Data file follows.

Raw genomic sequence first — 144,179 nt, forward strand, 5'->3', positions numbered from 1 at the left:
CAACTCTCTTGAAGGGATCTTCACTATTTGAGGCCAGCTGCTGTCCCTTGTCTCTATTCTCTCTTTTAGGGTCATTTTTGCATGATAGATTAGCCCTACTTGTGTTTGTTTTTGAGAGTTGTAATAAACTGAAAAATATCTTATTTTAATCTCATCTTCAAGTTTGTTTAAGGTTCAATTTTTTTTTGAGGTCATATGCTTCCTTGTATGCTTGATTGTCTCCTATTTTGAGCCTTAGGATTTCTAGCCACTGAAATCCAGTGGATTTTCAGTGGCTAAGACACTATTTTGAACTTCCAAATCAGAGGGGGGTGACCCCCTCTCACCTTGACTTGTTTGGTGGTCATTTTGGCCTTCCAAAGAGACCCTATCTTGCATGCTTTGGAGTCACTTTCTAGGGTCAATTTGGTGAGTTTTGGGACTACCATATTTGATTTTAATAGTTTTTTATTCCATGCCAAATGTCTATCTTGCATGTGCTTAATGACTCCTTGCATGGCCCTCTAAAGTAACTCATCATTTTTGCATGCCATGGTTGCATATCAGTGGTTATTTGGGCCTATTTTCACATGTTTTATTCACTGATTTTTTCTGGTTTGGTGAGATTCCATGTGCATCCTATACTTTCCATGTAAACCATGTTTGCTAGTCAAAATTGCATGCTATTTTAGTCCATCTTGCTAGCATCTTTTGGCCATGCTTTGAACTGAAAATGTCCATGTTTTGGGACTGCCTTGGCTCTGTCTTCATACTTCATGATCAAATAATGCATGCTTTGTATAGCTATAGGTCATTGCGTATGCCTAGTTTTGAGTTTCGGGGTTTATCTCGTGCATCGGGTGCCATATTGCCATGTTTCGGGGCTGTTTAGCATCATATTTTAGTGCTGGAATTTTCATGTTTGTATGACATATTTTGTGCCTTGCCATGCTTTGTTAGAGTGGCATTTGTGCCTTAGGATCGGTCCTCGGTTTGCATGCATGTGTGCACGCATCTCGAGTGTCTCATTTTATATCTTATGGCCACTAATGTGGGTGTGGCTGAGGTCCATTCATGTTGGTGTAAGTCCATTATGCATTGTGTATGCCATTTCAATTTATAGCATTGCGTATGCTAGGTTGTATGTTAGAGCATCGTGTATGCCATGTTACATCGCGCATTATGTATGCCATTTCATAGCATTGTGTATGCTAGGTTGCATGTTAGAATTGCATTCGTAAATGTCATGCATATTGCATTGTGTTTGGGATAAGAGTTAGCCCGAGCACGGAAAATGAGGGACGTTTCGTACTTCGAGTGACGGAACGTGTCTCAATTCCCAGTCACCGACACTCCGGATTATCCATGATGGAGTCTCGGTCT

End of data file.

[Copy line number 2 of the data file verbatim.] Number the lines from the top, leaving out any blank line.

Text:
CAACTCTCTTGAAGGGATCTTCACTATTTGAGGCCAGCTGCTGTCCCTTGTCTCTATTCTCTCTTTTAGGGTCATTTTTGCATGATAGATTAGCCCTACTTGTGTTTGTTTTTGAGAGTTGTAATAAACTGAAAAATATCTTATTTTAATCTCATCTTCAAGTTTGTTTAAGGTTCAATTTTTTTTTGAGGTCATATGCTTCCTTGTATGCTTGATTGTCTCCTATTTTGAGCCTTAGGATTTCTAGCCACTGAAATCCAGTGGATTTTCAGTGGCTAAGACACTATTTTGAACTTCCAAATCAGAGGGGGGTGACCCCCTCTCACCTTGACTTGTTTGGTGGTCATTTTGGCCTTCCAAAGAGACCCTATCTTGCATGCTTTGGAGTCACTTTCTAGGGTCAATTTGGTGAGTTTTGGGACTACCATATTTGATTTTAATAGTTTTTTATTCCATGCCAAATGTCTATCTTGCATGTGCTTAATGACTCCTTGCATGGCCCTCTAAAGTAACTCATCATTTTTGCATGCCATGGTTGCATATCAGTGGTTATTTGGGCCTATTTTCACATGTTTTATTCACTGATTTTTTCTGGTTTGGTGAGATTCCATGTGCATCCTATACTTTCCATGTAAACCATGTTTGCTAGTCAAAATTGCATGCTATTTTAGTCCATCTTGCTAGCATCTTTTGGCCATGCTTTGAACTGAAAATGTCCATGTTTTGGGACTGCCTTGGCTCTGTCTTCATACTTCATGATCAAATAATGCATGCTTTGTATAGCTATAGGTCATTGCGTATGCCTAGTTTTGAGTTTCGGGGTTTATCTCGTGCATCGGGTGCCATATTGCCATGTTTCGGGGCTGTTTAGCATCATATTTTAGTGCTGGAATTTTCATGTTTGTATGACATATTTTGTGCCTTGCCATGCTTTGTTAGAGTGGCATTTGTGCCTTAGGATCGGTCCTCGGTTTGCATGCATGTGTGCACGCATCTCGAGTGTCTCATTTTATATCTTATGGCCACTAATGTGGGTGTGGCTGAGGTCCATTCATGTTGGTGTAAGTCCATTATGCATTGTGTATGCCATTTCAATTTATAGCATTGCGTATGCTAGGTTGTATGTTAGAGCATCGTGTATGCCATGTTACATCGCGCATTATGTATGCCATTTCATAGCATTGTGTATGCTAGGTTGCATGTTAGAATTGCATTCGTAAATGTCATGCATATTGCATTGTGTTTGGGATAAGAGTTAGCCCGAGCACGGAAAATGAGGGACGTTTCGTACTTCGAGTGACGGAACGTGTCTCAATTCCCAGTCACCGACACTCCGGATTATCCATGATGGAGTCTCGGTCT